NHS 70 stories - Lyn Balson
Tuesday, 5 June 2018
As part of our NHS 70 countdown we are sharing people's NHS story
Lyn Balson has been working in the NHS for almost 44 years, and while she is nearly 70 she has no intention of stopping just yet.
It was after moving to Melksham when her husband was in the RAF that Lyn made her first step into the health service.
“We were new to the area and there was a cottage hospital just around the corner from us,” she said.
“I hadn’t really thought about nursing, but I wondered if they had any jobs so I knocked on the door, saw the matron and asked if there were any jobs going and after an interview I was offered the chance to be a Nursing Auxiliary.
“I used to work in the evening when my husband came home, there wasn’t childcare then.”
Lyn said her role involved putting patients to bed and then putting the porridge on before the day staff came in.
After four years the family moved back to Bristol and Lyn used the experience she had gained to apply for a role in extended care in the district, covering the whole of the then Frenchay Health Authority Area.
“I used to go to Manor Park every night and pick up a list of patients for the back to bed service,” she said.
“I would drive anywhere from Charlotte Keele and Lawrence Hill up to Marshfield, Berkeley, Wotton-under-Edge.
“There were no mobile phones and no lifting aids then and patients tended to be on divans rather than hospital beds.”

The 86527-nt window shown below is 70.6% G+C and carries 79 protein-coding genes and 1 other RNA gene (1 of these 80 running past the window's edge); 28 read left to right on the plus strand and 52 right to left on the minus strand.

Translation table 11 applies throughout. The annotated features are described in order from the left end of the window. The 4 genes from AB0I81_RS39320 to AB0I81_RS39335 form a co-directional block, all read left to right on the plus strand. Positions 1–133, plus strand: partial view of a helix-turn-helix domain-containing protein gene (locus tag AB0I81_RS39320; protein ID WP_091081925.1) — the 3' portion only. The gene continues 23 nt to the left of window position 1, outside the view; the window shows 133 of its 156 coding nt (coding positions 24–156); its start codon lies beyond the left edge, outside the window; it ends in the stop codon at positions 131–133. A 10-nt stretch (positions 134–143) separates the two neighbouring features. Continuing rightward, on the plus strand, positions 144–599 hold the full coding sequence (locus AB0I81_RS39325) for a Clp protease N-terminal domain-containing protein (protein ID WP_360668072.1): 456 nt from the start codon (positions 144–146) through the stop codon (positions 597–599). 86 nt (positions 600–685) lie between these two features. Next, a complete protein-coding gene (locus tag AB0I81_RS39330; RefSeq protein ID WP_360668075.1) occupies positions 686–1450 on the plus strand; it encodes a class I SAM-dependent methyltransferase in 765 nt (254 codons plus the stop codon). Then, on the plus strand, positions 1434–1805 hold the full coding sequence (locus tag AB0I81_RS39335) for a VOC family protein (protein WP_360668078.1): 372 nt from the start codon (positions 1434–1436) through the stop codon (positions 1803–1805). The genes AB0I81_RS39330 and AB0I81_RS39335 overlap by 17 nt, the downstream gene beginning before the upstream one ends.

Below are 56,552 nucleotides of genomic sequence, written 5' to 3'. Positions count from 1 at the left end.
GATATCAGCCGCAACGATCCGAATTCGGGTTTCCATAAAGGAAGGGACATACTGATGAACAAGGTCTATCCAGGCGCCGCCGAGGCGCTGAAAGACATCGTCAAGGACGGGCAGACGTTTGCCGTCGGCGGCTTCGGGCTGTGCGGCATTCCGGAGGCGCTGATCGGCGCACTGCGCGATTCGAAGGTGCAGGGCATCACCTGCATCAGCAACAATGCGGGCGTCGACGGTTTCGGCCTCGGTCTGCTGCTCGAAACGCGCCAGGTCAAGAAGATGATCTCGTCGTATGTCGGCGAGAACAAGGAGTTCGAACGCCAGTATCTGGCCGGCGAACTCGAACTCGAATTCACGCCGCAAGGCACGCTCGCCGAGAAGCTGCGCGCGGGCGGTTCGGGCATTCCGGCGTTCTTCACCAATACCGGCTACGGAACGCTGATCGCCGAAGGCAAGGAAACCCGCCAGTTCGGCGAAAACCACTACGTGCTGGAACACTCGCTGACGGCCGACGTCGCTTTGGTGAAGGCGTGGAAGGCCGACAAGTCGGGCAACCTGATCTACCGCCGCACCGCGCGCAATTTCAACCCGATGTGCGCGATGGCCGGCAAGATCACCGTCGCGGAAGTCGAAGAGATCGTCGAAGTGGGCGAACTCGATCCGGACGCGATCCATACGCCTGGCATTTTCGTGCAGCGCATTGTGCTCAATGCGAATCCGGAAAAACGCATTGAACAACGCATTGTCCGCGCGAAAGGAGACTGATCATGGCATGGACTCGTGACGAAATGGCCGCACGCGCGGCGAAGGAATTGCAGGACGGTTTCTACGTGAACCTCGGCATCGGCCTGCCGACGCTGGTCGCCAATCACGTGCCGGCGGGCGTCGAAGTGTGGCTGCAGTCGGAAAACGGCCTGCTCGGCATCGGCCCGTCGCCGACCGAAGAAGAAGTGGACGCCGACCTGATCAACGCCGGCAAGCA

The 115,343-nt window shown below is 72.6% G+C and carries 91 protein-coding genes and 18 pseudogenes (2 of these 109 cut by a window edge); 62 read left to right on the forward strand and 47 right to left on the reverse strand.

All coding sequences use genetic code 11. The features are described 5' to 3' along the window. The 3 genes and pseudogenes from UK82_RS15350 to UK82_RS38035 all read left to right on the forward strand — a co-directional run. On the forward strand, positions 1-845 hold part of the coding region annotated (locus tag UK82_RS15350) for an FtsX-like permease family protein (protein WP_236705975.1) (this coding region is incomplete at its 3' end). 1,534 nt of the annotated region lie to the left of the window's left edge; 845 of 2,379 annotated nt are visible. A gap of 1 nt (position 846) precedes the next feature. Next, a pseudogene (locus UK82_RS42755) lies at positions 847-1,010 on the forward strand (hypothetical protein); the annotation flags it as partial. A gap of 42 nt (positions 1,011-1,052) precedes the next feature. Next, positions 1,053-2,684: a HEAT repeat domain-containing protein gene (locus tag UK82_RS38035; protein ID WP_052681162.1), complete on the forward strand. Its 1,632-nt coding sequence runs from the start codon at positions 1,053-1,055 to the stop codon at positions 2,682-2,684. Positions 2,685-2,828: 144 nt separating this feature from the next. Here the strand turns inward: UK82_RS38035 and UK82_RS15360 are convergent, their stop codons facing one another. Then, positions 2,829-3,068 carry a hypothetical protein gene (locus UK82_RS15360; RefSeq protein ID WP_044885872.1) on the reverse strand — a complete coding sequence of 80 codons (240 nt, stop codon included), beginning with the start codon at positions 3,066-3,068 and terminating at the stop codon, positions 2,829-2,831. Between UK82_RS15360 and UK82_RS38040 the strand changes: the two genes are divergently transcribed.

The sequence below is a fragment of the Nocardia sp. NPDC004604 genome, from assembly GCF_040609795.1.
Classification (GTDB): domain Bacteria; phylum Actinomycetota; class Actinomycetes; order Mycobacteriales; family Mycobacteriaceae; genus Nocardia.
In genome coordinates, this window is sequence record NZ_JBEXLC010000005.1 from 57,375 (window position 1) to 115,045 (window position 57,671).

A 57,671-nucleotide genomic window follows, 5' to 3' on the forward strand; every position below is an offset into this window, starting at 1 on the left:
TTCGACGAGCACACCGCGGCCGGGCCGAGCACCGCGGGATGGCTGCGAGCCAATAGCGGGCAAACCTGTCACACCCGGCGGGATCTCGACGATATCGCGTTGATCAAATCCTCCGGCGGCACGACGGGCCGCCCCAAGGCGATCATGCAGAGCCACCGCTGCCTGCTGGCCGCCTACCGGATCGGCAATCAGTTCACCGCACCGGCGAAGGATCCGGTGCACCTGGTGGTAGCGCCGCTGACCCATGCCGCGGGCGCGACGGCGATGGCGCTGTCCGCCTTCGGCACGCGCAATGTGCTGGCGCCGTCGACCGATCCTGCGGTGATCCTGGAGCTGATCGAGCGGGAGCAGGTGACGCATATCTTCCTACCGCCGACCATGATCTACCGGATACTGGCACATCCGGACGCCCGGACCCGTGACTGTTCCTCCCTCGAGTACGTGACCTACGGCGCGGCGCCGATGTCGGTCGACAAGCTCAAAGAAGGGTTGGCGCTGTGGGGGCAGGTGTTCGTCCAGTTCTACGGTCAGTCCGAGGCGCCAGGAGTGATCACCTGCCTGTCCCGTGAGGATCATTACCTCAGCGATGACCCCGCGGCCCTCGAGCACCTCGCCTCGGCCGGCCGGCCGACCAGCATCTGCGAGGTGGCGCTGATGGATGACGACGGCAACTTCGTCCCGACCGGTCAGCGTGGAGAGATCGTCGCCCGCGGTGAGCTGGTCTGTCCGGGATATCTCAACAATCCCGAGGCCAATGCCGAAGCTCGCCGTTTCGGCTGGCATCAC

After seven years in the community and seeing the work of some of her trained nurse colleagues, Lyn decided she also wanted to become a nurse.
She was 40 and with her children getting older embarked on her access to nursing course at Soundwell College.
A new part-time course aimed at people with school-age children looking to train as nurses had started and Lyn was one of 12 people on the second intake of the four-year course.
The course was associated with the Avon School of Nursing, then based at Bristol Royal Infirmary (BRI) with placements at different local hospitals. Lyn went to Frenchay and stayed at the hospital until services moved into the Brunel building at Southmead in 2014.
Having completed her training Lyn initially worked on the hospital’s bank doing shifts wherever she was required until a permanent role came up on orthopaedic ward - 202.
As part of her orthopaedic work it was necessary for Lyn to do specialist training and while she was undertaking the course she first worked in the Plaster Room.
After five years on ward 202 Lyn made a permanent move into the plaster room where she is still based now 20 years on.
“I think it was the team and the camaraderie,” Lyn said.
“Patients are always happy when they come here, it’s a nice relaxed environment. It really is a lovely place.”
In her 44 years in the NHS Lyn has seen some changes, most notably in the uniforms.
“When I first started out as a nursing auxiliary we had brown uniforms and when I was out in the district I had a woollen coat,” she said.
“When I trained you wore a different colour belt for each year so that people knew you were a student nurse and where you were in your training. Going into trousers and scrubs was a big change.”
And despite her long service in the NHS Lyn cannot see herself hanging up those scrubs just yet.
“I’m 70 in February but I am as fit as I was ten years ago,” she said.
“I considered retiring before the move to Southmead as I used to be able to walk to work then, but I still like what I’m doing.
“I can’t imagine being in any other job and can see myself coming back through the bank and doing a few days when I do eventually retire.
“I started quite late so I guess in nursing terms I’m only really 40!”
To find out about the NHS 70 celebrations click here.